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Police believe a lax attitude toward marijuana could be increasing crime

A number of crimes involving marijuana in central Arkansas have law enforcement agencies questioning what is to blame.

LITTLE ROCK, Ark. (KTHV) - A number of crimes involving marijuana in central Arkansas have law enforcement agencies questioning what is to blame.

One theory is a changed view of marijuana in general. About 61 percent of Americans said the use of marijuana should be legalized. According to the Pew Research Center, that number has doubled what it was in the year 2000.

Law enforcement agencies in central Arkansas said they worry this lax attitude about marijuana has emboldened criminals, leaving behind deadly consequences.

"We've always had crime related to marijuana, I mean that's always been the case,” said Kevin Russell, a captain with Benton police. "I looked for cases involving marijuana just in the city since June 1, and it was 28 incidents, where it was somehow related in some shape, form, or fashion. That just seems like such an extremely high number that we've seen in a very short period of time."

Chief Mike Davis said his department has noticed a similar trend in North Little Rock.

"We started really noticing that increase because several of our homicides this year kind of had ties to the marijuana trade, the Chief said from behind his desk.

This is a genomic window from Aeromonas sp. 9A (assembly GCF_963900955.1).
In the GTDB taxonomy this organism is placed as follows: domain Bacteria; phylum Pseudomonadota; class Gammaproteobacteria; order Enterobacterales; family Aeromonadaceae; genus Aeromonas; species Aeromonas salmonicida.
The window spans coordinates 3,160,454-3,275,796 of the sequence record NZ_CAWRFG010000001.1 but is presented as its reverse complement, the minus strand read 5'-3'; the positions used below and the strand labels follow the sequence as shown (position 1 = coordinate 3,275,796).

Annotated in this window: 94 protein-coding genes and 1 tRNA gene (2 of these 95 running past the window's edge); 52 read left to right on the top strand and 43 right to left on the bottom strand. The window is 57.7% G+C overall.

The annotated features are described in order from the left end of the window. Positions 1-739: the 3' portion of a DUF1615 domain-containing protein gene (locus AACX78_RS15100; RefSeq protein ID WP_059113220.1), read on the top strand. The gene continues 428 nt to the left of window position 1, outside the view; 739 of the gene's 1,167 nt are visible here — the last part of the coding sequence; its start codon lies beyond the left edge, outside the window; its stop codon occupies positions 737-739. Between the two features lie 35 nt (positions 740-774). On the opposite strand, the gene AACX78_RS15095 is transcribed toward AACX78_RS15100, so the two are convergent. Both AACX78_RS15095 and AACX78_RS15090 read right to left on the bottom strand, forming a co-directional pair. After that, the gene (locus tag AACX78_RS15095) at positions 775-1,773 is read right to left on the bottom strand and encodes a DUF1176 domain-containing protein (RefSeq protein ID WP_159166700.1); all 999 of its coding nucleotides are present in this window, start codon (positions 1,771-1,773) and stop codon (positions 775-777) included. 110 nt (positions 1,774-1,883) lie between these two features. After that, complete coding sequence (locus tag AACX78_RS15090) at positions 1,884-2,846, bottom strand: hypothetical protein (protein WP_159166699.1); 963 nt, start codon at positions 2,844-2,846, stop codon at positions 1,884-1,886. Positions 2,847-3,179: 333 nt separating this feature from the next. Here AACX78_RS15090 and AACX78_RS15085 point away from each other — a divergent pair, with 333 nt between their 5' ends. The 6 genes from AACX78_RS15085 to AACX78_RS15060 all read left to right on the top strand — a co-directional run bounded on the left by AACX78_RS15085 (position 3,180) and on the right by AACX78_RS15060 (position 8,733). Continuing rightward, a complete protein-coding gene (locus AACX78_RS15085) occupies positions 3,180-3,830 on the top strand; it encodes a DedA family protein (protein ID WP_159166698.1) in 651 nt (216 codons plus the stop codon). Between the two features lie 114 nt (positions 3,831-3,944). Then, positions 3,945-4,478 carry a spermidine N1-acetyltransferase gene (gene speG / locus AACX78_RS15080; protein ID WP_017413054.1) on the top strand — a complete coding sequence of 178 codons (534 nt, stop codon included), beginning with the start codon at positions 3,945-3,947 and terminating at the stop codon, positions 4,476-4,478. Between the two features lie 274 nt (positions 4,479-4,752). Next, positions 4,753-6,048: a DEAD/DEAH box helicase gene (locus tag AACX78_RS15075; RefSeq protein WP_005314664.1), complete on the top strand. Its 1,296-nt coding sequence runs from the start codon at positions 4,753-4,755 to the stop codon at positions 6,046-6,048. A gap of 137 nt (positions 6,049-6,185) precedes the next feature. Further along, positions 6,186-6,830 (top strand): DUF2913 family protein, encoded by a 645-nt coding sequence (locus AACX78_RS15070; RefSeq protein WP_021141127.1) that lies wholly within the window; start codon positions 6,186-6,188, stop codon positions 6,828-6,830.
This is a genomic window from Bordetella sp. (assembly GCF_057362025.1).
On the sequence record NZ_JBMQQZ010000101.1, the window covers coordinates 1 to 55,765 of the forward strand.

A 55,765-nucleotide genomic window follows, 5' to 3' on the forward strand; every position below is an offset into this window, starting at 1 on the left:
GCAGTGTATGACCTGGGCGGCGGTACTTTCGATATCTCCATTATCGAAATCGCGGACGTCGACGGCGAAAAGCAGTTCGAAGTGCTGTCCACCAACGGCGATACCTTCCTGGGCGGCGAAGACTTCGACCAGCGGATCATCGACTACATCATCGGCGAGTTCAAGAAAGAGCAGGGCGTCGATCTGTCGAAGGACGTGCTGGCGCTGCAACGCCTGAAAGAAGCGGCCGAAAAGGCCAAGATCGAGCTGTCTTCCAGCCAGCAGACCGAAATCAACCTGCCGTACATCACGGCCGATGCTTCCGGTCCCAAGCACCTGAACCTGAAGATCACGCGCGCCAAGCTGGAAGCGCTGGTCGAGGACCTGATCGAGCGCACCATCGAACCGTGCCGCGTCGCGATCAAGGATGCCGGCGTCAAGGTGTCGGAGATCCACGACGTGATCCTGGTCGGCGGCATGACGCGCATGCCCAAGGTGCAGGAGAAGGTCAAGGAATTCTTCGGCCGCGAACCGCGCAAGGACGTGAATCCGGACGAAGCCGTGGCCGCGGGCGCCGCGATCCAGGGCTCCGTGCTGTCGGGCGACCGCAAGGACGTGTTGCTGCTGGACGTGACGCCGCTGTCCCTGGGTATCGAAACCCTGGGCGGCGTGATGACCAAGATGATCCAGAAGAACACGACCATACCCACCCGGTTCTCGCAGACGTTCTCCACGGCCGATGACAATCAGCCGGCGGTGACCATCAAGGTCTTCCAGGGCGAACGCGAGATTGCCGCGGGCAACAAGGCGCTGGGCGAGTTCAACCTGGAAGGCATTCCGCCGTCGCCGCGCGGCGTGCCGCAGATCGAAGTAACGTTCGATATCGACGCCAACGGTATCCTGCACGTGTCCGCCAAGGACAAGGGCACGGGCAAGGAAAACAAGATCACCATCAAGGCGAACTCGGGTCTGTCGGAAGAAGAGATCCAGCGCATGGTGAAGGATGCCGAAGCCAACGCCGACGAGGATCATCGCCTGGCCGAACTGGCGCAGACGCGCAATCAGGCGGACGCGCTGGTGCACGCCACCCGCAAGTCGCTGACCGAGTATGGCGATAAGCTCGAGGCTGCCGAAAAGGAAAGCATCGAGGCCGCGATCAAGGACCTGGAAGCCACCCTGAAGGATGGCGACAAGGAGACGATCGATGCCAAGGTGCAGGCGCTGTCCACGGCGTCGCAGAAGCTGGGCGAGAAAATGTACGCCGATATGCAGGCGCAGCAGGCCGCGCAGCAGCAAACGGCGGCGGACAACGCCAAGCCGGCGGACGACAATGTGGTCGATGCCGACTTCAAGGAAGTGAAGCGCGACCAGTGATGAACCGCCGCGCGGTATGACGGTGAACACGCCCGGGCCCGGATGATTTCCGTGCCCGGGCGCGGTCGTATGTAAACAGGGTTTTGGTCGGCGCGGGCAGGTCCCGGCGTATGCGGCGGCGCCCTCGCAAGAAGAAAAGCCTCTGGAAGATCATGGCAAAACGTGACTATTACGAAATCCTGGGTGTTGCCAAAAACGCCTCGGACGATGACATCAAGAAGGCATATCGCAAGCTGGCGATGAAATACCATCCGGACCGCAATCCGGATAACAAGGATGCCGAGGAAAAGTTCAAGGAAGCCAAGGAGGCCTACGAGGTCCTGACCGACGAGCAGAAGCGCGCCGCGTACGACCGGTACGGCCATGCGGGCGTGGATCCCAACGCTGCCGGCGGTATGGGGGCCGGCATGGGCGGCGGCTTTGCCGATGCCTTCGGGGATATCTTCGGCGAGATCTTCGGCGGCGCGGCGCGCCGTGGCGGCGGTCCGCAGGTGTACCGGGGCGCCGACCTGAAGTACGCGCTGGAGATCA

Both men said they believe the growing support for decriminalizing marijuana nationwide has partly to blame.

"We're seeing a lot of career criminals that are now going down the marijuana-selling road because they know that the punishment is less and there's a good chance they're not going to go to prison,” David added.

Just last month, Jacksonville's new police chief announced minor marijuana arrests would no longer be a priority in that city. A City of Little Rock board member attempted to do the same.

"There's nothing wrong with marijuana. Okay. But look what other things happen as a result of it: car break-ins, house break-ins, commercial burglaries, shootings, robberies, and homicides,” Chief Davis said with a shrug.

Despite the legalization of medical marijuana in some states, including here in Arkansas, Captain Russell said the black market still has a strong grip on those who don't qualify for the cards.

"You don't have to Google very many stories to find out that the black market is still alive and well in Colorado," he added. Conversely, Couch also uses Colorado to prove his point.

"We're not plowing any new ground here. There are 30 other states where marijuana has been legalized for medical and/or recreational use. More liquor stores get robbed than dispensaries,” he said.

Benton and North Little Rock Police Departments will continue arresting people for pot-related crimes.

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